Cranleigh Neighbourhood Plan has been published in draft form by Cranleigh Parish Council.
It’s time to comment – this weekend! – make your views felt. On line at Cranleigh Parish Council or in their office (mornings) in Village Way.
www.cranleigh-pc.gov.uk see below
What does it say? It shows the new outline of the Village, and the places where housing is being built and can be built in the future. There are comments about design and infrastructure. Have a read and examine the pictures.
This is the Response of the Cranleigh Civic Society to the Cranleigh Neighbourhood Plan.
Overview of Plan
The Plan is a very detailed, thorough and professional document that has benefited from the multiple consultations with the Cranleigh Community.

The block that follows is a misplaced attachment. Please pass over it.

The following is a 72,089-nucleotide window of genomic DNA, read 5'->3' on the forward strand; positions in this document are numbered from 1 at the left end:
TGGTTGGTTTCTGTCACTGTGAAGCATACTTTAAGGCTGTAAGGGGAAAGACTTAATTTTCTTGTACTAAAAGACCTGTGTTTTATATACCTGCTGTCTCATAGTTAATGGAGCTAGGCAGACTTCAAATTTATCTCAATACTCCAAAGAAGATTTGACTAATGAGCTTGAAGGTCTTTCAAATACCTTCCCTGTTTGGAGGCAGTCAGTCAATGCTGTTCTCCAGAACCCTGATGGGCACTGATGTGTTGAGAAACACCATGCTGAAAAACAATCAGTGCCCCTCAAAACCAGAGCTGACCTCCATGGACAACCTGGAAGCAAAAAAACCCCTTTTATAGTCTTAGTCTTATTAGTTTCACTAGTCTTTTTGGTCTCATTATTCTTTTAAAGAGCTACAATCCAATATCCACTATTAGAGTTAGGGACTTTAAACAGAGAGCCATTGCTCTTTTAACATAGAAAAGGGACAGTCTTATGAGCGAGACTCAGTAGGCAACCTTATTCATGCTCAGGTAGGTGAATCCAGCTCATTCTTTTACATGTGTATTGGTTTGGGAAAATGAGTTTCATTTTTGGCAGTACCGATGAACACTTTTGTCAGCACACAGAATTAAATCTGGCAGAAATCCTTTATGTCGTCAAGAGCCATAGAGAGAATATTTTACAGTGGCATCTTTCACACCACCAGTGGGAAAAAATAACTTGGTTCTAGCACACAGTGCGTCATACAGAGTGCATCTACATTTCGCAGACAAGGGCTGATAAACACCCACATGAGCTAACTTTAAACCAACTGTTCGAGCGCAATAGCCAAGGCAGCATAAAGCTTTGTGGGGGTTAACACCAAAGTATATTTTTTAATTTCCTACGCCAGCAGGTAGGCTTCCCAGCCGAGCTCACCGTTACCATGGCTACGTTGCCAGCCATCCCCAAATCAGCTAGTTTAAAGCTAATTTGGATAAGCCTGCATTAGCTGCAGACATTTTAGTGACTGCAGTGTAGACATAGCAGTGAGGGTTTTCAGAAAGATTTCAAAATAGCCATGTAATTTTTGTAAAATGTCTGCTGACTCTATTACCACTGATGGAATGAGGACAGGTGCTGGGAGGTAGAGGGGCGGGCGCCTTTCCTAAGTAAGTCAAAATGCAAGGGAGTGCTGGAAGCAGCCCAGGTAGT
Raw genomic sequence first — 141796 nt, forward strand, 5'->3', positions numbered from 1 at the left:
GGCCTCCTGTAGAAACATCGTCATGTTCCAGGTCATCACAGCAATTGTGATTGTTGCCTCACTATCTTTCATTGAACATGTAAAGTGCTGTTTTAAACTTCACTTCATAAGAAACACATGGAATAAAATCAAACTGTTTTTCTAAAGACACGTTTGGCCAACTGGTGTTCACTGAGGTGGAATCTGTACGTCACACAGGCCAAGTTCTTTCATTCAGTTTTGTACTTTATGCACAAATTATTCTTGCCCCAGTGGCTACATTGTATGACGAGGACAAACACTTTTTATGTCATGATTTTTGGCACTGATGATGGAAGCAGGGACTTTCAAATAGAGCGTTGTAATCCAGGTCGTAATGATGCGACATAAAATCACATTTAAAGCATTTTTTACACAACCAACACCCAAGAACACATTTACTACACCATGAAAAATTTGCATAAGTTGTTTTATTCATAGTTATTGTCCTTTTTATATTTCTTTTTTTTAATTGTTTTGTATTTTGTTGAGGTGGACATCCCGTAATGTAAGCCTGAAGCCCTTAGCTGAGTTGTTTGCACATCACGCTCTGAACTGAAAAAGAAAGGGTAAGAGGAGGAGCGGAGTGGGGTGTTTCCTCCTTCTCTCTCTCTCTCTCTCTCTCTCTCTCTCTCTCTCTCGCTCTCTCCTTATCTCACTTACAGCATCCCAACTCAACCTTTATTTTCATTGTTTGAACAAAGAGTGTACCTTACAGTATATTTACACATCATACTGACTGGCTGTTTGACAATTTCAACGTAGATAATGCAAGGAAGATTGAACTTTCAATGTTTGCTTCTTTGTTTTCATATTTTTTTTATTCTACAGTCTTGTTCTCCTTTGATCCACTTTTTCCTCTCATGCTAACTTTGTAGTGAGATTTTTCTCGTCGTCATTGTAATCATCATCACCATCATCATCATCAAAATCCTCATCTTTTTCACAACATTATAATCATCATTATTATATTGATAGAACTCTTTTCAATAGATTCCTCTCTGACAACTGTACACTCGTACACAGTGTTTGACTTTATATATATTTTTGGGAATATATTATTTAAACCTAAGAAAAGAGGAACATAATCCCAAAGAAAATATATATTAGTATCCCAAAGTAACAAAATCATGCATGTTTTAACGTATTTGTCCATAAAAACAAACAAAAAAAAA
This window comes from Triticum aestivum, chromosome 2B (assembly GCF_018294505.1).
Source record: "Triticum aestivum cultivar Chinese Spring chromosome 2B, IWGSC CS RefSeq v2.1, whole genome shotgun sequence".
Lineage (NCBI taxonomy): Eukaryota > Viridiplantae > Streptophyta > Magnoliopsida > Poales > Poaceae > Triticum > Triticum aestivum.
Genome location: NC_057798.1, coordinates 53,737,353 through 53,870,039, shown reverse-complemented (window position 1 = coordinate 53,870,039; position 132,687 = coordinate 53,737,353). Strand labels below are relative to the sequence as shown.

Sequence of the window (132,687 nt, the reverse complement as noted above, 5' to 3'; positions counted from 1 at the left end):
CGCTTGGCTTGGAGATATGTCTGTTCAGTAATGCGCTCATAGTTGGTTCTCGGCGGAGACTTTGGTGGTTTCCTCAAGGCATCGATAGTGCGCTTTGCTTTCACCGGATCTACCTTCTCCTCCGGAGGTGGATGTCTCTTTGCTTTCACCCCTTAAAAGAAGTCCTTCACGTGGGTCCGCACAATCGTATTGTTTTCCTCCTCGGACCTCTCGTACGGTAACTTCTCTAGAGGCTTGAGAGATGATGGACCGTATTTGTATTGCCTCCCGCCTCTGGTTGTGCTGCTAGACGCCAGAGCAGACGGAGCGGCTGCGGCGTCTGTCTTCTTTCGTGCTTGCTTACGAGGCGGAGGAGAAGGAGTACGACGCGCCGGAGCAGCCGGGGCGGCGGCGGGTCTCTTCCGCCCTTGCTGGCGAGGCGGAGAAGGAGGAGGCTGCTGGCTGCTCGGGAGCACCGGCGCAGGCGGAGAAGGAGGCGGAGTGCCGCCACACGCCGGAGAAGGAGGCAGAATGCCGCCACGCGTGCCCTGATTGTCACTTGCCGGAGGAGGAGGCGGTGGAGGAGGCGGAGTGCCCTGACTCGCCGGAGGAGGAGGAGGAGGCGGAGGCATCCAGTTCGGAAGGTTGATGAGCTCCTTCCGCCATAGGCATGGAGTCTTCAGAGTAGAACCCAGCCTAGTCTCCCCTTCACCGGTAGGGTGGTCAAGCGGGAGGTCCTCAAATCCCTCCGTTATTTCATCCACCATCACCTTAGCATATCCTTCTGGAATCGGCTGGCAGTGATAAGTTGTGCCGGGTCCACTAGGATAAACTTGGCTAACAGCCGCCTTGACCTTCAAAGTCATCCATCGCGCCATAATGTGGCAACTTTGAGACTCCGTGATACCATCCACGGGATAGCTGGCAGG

There are 21 POLICIES IN BLUE PANELS to agree to. There are many maps and photos to support the descriptions that lead to the policies.
Cranleigh Society – Specific Comments
The Plan should state the formal start date of the Plan, since the allocation and monitoring of 1,700 houses in the Waverley Local Plan is central to the strategy. Is the year Fiscal or Calendar for accuracy ?
The Plan should include a table of all the major Planning Approvals since the start date, stating the number of Affordable houses and number of Houses and Flats included for each development, with Windfall Approvals shown separately. The table should show the number of houses completed for each site at a given date. Any desired reductions in numbers of affordable homes on a development should be supported by a report from the developer and be audited as being accurately prepared by an independent quantity surveying firm acceptable to Cranleigh Parish Council.